We can trace the birth of universities to the magnetism of single teachers, whose skill and enthusiasm for learning attracted students wherever they happened to be. After Abelard schools sprouted all around the Continent, the event that marked the flowering of the universities was the grouping of students and masters into guilds for mutual interest and protection, calling themselves a universitas, from the medieval name for any corporate group. At first lectures were given in wayside sheds at Oxford and Cambridge, in the cathedral cloisters in Paris, and in the squares in Italy. In time, teachers rented rooms and the students sat on the floor, which was usually covered with straw against the dampness. Unencumbered with athletic stadiums, libraries or other equipment, universities could pick up and move elsewhere at any time if they found themselves at odds with local citizens.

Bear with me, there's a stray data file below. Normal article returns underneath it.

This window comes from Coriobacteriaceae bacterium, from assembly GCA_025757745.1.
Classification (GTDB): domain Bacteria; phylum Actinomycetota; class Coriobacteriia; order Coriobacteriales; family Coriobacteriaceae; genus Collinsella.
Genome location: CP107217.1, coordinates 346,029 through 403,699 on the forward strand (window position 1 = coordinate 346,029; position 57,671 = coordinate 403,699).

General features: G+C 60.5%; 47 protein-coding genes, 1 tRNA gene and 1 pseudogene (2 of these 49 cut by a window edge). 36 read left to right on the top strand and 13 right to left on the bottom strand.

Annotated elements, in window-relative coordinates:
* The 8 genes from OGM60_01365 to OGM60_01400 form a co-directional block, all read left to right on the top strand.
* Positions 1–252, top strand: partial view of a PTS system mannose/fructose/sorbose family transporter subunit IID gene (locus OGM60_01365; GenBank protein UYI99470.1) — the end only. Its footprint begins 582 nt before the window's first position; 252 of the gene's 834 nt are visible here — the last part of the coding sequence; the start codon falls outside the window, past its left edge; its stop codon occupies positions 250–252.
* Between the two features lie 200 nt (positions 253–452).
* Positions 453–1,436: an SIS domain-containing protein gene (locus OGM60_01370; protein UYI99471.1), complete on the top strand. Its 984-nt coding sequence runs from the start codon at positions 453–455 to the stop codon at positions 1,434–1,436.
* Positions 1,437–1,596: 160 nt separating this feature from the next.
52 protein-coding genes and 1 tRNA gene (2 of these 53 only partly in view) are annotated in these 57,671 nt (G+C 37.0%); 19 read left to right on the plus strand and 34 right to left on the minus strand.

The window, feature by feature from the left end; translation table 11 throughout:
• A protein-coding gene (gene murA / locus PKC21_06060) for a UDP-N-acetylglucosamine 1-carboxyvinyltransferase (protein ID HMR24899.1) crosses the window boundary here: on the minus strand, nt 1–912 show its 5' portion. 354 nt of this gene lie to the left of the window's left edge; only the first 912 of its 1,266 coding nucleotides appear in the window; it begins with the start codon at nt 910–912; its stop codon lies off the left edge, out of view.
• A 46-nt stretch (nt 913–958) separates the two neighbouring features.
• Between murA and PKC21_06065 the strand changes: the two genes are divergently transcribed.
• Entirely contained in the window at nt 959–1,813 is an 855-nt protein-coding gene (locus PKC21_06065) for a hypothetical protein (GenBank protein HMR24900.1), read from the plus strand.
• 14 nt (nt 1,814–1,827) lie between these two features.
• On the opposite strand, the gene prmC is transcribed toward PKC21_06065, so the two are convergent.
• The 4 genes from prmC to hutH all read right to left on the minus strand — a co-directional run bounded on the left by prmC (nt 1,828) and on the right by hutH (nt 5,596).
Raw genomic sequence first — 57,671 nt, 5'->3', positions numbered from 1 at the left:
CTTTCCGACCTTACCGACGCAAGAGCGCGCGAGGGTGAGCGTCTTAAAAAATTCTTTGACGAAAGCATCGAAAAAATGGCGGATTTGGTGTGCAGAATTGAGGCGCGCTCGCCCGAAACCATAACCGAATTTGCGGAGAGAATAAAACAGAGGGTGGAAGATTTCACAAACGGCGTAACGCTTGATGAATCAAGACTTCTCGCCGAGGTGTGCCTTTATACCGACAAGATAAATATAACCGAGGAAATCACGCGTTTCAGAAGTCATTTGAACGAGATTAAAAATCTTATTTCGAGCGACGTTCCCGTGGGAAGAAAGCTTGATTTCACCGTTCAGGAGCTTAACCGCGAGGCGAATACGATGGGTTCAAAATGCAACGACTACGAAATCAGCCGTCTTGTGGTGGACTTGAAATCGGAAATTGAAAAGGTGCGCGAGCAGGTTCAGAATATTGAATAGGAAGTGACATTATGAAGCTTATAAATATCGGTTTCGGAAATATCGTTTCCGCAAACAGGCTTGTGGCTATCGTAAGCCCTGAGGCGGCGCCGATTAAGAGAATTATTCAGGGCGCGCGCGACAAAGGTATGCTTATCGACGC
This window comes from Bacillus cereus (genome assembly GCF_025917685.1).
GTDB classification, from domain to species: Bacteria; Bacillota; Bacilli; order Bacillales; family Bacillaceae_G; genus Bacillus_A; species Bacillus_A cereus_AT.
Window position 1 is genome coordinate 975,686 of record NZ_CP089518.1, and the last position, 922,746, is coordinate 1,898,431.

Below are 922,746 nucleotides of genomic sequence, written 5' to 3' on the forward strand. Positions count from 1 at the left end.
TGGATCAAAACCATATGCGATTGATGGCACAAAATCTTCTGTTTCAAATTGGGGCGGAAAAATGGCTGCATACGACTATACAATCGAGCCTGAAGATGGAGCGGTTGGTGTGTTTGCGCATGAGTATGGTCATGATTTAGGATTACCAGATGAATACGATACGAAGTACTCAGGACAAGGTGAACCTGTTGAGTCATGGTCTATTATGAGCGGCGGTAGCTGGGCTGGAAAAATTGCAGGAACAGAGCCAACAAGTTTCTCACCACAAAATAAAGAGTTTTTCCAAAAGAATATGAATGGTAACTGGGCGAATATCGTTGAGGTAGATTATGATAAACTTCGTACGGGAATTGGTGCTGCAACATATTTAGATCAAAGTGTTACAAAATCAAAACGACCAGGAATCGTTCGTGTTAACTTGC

[tags]Abelard, BlogRodent, church-history, ChurchRodent, history, Universities[/tags]